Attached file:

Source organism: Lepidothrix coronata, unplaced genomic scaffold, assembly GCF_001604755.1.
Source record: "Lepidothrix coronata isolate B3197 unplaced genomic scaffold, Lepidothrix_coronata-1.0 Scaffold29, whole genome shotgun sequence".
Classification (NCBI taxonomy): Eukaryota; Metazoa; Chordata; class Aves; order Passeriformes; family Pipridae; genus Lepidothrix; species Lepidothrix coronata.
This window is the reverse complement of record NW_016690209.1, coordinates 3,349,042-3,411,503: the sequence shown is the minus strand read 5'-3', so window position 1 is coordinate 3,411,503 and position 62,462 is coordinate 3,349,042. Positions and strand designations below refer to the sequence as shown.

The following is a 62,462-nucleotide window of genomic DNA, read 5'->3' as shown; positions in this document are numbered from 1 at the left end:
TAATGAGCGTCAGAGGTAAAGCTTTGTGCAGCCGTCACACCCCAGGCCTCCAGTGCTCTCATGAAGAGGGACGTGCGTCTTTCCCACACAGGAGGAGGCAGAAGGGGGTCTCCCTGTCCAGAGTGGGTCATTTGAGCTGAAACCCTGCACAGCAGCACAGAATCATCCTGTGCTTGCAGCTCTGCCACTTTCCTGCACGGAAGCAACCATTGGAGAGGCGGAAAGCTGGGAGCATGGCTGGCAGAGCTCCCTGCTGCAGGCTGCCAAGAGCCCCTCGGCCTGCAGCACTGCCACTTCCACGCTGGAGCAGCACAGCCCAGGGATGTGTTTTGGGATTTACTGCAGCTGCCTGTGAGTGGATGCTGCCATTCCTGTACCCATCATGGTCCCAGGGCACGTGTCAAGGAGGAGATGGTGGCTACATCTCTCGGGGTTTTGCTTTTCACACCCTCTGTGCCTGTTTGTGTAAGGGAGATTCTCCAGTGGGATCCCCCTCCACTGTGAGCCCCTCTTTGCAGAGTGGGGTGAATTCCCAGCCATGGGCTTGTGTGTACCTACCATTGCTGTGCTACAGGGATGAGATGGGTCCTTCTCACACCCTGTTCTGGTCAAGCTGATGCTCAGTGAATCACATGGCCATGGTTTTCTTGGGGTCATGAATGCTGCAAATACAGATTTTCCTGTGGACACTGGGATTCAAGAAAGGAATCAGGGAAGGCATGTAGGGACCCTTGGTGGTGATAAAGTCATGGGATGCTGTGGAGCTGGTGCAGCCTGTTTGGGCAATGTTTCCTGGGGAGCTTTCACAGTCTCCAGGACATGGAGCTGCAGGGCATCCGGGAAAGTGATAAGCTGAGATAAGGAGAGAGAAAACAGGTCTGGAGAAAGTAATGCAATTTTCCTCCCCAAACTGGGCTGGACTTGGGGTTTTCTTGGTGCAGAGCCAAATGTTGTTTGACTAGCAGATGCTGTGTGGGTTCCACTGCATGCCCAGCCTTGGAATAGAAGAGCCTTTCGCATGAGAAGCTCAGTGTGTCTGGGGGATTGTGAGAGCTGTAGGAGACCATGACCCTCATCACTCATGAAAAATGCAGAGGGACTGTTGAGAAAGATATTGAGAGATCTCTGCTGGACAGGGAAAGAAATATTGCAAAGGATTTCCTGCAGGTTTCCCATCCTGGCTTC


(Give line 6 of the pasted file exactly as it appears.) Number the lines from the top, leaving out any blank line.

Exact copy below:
TAATGAGCGTCAGAGGTAAAGCTTTGTGCAGCCGTCACACCCCAGGCCTCCAGTGCTCTCATGAAGAGGGACGTGCGTCTTTCCCACACAGGAGGAGGCAGAAGGGGGTCTCCCTGTCCAGAGTGGGTCATTTGAGCTGAAACCCTGCACAGCAGCACAGAATCATCCTGTGCTTGCAGCTCTGCCACTTTCCTGCACGGAAGCAACCATTGGAGAGGCGGAAAGCTGGGAGCATGGCTGGCAGAGCTCCCTGCTGCAGGCTGCCAAGAGCCCCTCGGCCTGCAGCACTGCCACTTCCACGCTGGAGCAGCACAGCCCAGGGATGTGTTTTGGGATTTACTGCAGCTGCCTGTGAGTGGATGCTGCCATTCCTGTACCCATCATGGTCCCAGGGCACGTGTCAAGGAGGAGATGGTGGCTACATCTCTCGGGGTTTTGCTTTTCACACCCTCTGTGCCTGTTTGTGTAAGGGAGATTCTCCAGTGGGATCCCCCTCCACTGTGAGCCCCTCTTTGCAGAGTGGGGTGAATTCCCAGCCATGGGCTTGTGTGTACCTACCATTGCTGTGCTACAGGGATGAGATGGGTCCTTCTCACACCCTGTTCTGGTCAAGCTGATGCTCAGTGAATCACATGGCCATGGTTTTCTTGGGGTCATGAATGCTGCAAATACAGATTTTCCTGTGGACACTGGGATTCAAGAAAGGAATCAGGGAAGGCATGTAGGGACCCTTGGTGGTGATAAAGTCATGGGATGCTGTGGAGCTGGTGCAGCCTGTTTGGGCAATGTTTCCTGGGGAGCTTTCACAGTCTCCAGGACATGGAGCTGCAGGGCATCCGGGAAAGTGATAAGCTGAGATAAGGAGAGAGAAAACAGGTCTGGAGAAAGTAATGCAATTTTCCTCCCCAAACTGGGCTGGACTTGGGGTTTTCTTGGTGCAGAGCCAAATGTTGTTTGACTAGCAGATGCTGTGTGGGTTCCACTGCATGCCCAGCCTTGGAATAGAAGAGCCTTTCGCATGAGAAGCTCAGTGTGTCTGGGGGATTGTGAGAGCTGTAGGAGACCATGACCCTCATCACTCATGAAAAATGCAGAGGGACTGTTGAGAAAGATATTGAGAGATCTCTGCTGGACAGGGAAAGAAATATTGCAAAGGATTTCCTGCAGGTTTCCCATCCTGGCTTC